All reviews are written by members of The H2G2 Bookworm's Club. We hope this review is helpful, and that we'll see you airing your views at the Club soon.
Notes From A Small Island, Bill Bryson
The response to this book is curious – when it first came out I recall it being warmly welcomed by the majority of critics and the public. It paved the way for Bryson to publish a number of other books in Great Britain (and, I believe, re-release older travel books there too).
Lately Bryson's writing has been looked down upon by a number of people. It seems that familiarity, as often happens, has bred contempt. Those who buy his books are now seen as not having enough discernment, having come to the party too late.
Those who have turned on Bryson's travel writing need to get back to their book shelves and re-read one of his books. They are still informative and still laugh-out-loud funny. This one is, in particular.
It may be because I live in the UK and recognise many of the places, customs and personality-types being commented upon, but this is probably my favourite of Bryson's travel books.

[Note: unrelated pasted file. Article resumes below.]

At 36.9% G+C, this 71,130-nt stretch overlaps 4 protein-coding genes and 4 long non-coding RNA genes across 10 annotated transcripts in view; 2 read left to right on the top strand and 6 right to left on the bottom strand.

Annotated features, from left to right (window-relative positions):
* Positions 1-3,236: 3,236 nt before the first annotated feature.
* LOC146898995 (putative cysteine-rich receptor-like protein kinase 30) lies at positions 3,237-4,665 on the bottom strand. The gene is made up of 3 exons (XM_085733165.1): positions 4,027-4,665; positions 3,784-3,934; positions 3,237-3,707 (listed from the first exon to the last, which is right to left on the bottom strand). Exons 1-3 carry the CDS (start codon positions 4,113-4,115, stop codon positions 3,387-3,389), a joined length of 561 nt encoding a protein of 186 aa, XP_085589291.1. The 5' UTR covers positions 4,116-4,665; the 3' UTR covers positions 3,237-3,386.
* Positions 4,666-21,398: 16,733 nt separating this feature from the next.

In it he travels around the country in the early 1990s, noticing things which the inhabitants have long tuned-out from or become accustomed to. He contrasts what he is seeing with his memories of Britain in the 1970s. He comments on both in relation to his experiences of life and culture in the USA. He is baffled by the quirks of public transport and town planning. His descriptions of the various towns are astute and detailed, looking at such diverse subjects as building styles and the place to get a good curry. He seeks out the places or buildings linked to those who have a story to tell, pushing long-forgotten social stories into the spotlight again.
This description does not do justice to the book, however. This book is hilarious. Almost every sentence contains a witticism but this never feels forced. It reads as though you are listening to a live oration and is never boring.
This is a book which I revisit again and again. It is great for dipping into and I often read a chapter or two when I need cheering up – it's a tonic!
If you like travel literature and especially if you know the UK, try this book. If you're less familiar with the UK this is an off-beat way of finding out about the natives. If you don't usually go for this type of book read it anyway. I defy you not to laugh at least once (and you'll learn a bit along the way)!